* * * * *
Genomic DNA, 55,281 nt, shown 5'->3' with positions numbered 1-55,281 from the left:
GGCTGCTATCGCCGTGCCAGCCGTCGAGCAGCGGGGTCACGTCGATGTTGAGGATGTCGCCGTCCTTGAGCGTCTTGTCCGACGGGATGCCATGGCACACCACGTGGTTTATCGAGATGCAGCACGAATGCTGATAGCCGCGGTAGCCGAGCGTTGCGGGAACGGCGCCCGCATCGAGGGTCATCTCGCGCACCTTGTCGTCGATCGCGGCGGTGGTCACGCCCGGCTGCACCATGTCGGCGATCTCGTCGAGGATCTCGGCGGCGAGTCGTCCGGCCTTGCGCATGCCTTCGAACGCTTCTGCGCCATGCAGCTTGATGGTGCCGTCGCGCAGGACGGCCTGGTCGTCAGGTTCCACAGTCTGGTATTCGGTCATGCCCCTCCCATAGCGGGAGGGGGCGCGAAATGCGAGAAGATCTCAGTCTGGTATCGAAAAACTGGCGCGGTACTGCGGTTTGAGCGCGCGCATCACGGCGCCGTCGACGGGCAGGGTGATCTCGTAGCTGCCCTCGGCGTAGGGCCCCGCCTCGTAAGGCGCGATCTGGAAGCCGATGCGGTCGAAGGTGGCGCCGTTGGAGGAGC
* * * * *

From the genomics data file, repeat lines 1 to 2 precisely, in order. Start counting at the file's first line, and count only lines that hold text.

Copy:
Genomic DNA, 55,281 nt, shown 5'->3' with positions numbered 1-55,281 from the left:
GGCTGCTATCGCCGTGCCAGCCGTCGAGCAGCGGGGTCACGTCGATGTTGAGGATGTCGCCGTCCTTGAGCGTCTTGTCCGACGGGATGCCATGGCACACCACGTGGTTTATCGAGATGCAGCACGAATGCTGATAGCCGCGGTAGCCGAGCGTTGCGGGAACGGCGCCCGCATCGAGGGTCATCTCGCGCACCTTGTCGTCGATCGCGGCGGTGGTCACGCCCGGCTGCACCATGTCGGCGATCTCGTCGAGGATCTCGGCGGCGAGTCGTCCGGCCTTGCGCATGCCTTCGAACGCTTCTGCGCCATGCAGCTTGATGGTGCCGTCGCGCAGGACGGCCTGGTCGTCAGGTTCCACAGTCTGGTATTCGGTCATGCCCCTCCCATAGCGGGAGGGGGCGCGAAATGCGAGAAGATCTCAGTCTGGTATCGAAAAACTGGCGCGGTACTGCGGTTTGAGCGCGCGCATCACGGCGCCGTCGACGGGCAGGGTGATCTCGTAGCTGCCCTCGGCGTAGGGCCCCGCCTCGTAAGGCGCGATCTGGAAGCCGATGCGGTCGAAGGTGGCGCCGTTGGAGGAGC